El Comandante Ramos, the chief at lifeguard headquarters, has been more than supportive of our project- he has been our number one fan. His daughter Camila is one of our students, which may explain his support, but I also feel like he is genuinely excited about innovative projects that promote lifesaving in Peru, and sees the junior lifeguard program as one of them. The police take their hierarchy very seriously, and my general impression is that whatever the chief says is the final order around headquarters. Having El Comandante Ramos on our side has facilitated most every one of our requests.

Max, El Comandante Ramos, Carlos

Aside from the junior lifeguard program, El Comandante Ramos genuinely cares about all lifeguards. As a police chief, his post is only for a single year, but he has extended his stay for a second to continue with his broad set of projects at lifeguard headquarters. In the time between my arrival in November 2009 and now, February 2010, the facilities at headquarters have undergone a dramatic change for the better. One random thing about life at lifeguard headquarters in Lima is that it seems like every day there is some sort of news group filming the lifeguards.

The boards and the jet-skis, ready for the demonstration.

Getting interviewed by a film crew...this time with on crutches.

They prepare one of their classic demonstrations that by now have me at my wits, mostly because they always end up involving Carlos and I. The demonstration works like this: Ramos orders the lifeguards to take out 10 rescue boards and plant them in rows in the sand. Most of these boards are broken and few lifeguards know how to use the even fewer semi-functional boards. Then they take out their three jet-skis, two of which don’t have engines and act as ornaments on the sand, and one which seems to run with a mixture of diesel, gasoline, and lot of smoke. Next up is the rescue simulation, where two lifeguards act as victims and await for the troops to arrive. The jet-ski arrives first, which was already in the water, and drops off a lifeguard with a buoy. Then two lifeguards jump out of the tower and sprint towards the victims. Then two more lifeguards jump on the semi-functioning rescue boards and struggle their way to the victims. When all is said and done, the two victims have a jet-ski, three lifeguards with buoys and two with rescue boards to save them. I wouldn’t have a problem with this exaggeration of a rescue if it weren’t for the fact that the lifeguards here don’t use rescue boards, jet-skis, or six people to execute a rescue, and giving the public this image doesn’t make sense, especially when they could benefit tremendously from new equipment.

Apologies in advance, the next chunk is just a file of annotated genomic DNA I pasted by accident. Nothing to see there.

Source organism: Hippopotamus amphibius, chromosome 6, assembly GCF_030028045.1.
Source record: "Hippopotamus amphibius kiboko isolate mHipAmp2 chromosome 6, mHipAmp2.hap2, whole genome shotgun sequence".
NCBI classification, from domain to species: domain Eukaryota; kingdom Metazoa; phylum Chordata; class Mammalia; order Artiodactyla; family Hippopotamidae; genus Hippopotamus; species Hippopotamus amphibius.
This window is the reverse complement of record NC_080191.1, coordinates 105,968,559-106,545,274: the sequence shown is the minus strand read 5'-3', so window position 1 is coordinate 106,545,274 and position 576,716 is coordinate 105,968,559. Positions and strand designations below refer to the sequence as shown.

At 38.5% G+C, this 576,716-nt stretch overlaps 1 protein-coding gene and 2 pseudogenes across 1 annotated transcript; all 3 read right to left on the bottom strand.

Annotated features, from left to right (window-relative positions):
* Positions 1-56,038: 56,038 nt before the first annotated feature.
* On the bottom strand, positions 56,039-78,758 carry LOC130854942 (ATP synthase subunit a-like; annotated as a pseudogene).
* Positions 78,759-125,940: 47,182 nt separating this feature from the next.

HAPPY NEW YEAR from La Plaza de Armas, Lima.

Lobitos. Northern Peru.

In Peru I’ve been working and living within two different social groups. The first is the lifeguard division of the Peruvian National Police force. Nobody gets rich off of joining the police force in Peru. Their starting salary is 1100 Soles a month ($350 US), and even as they move up the police hierarchy their salary doesn’t rise all that much. Due to this fact, and also that the police only work three or four days a week, almost every single policeman has a second job, which means that they work almost every day of the week.

Carlos getting purified for the new year. I was up next.